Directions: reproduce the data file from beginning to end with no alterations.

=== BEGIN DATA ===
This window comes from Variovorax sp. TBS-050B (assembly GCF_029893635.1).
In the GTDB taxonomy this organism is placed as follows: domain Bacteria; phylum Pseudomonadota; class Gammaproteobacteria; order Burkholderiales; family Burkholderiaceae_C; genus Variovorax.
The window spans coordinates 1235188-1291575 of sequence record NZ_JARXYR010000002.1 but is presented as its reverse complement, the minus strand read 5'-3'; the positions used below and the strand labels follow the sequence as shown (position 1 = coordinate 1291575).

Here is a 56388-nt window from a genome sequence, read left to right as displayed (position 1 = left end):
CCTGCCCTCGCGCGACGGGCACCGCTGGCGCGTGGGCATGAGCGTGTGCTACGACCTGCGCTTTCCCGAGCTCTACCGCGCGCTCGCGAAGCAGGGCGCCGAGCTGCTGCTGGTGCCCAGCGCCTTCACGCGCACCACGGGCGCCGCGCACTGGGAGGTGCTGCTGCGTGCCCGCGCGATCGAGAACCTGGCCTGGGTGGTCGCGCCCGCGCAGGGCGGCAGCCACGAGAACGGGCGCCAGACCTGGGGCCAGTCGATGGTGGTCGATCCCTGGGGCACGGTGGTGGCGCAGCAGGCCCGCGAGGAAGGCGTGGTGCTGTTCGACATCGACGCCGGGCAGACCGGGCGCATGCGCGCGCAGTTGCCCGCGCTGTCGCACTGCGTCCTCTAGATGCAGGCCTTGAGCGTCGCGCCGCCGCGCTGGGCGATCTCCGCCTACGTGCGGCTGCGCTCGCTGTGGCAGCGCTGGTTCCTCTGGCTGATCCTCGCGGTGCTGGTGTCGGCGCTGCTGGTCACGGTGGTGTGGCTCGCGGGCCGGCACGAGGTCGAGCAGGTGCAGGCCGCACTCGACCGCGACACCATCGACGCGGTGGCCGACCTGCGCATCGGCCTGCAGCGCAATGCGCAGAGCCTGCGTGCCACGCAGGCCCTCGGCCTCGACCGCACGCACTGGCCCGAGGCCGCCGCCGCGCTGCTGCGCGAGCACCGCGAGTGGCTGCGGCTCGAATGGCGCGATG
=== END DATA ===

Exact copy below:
This window comes from Variovorax sp. TBS-050B (assembly GCF_029893635.1).
In the GTDB taxonomy this organism is placed as follows: domain Bacteria; phylum Pseudomonadota; class Gammaproteobacteria; order Burkholderiales; family Burkholderiaceae_C; genus Variovorax.
The window spans coordinates 1235188-1291575 of sequence record NZ_JARXYR010000002.1 but is presented as its reverse complement, the minus strand read 5'-3'; the positions used below and the strand labels follow the sequence as shown (position 1 = coordinate 1291575).

Here is a 56388-nt window from a genome sequence, read left to right as displayed (position 1 = left end):
CCTGCCCTCGCGCGACGGGCACCGCTGGCGCGTGGGCATGAGCGTGTGCTACGACCTGCGCTTTCCCGAGCTCTACCGCGCGCTCGCGAAGCAGGGCGCCGAGCTGCTGCTGGTGCCCAGCGCCTTCACGCGCACCACGGGCGCCGCGCACTGGGAGGTGCTGCTGCGTGCCCGCGCGATCGAGAACCTGGCCTGGGTGGTCGCGCCCGCGCAGGGCGGCAGCCACGAGAACGGGCGCCAGACCTGGGGCCAGTCGATGGTGGTCGATCCCTGGGGCACGGTGGTGGCGCAGCAGGCCCGCGAGGAAGGCGTGGTGCTGTTCGACATCGACGCCGGGCAGACCGGGCGCATGCGCGCGCAGTTGCCCGCGCTGTCGCACTGCGTCCTCTAGATGCAGGCCTTGAGCGTCGCGCCGCCGCGCTGGGCGATCTCCGCCTACGTGCGGCTGCGCTCGCTGTGGCAGCGCTGGTTCCTCTGGCTGATCCTCGCGGTGCTGGTGTCGGCGCTGCTGGTCACGGTGGTGTGGCTCGCGGGCCGGCACGAGGTCGAGCAGGTGCAGGCCGCACTCGACCGCGACACCATCGACGCGGTGGCCGACCTGCGCATCGGCCTGCAGCGCAATGCGCAGAGCCTGCGTGCCACGCAGGCCCTCGGCCTCGACCGCACGCACTGGCCCGAGGCCGCCGCCGCGCTGCTGCGCGAGCACCGCGAGTGGCTGCGGCTCGAATGGCGCGATG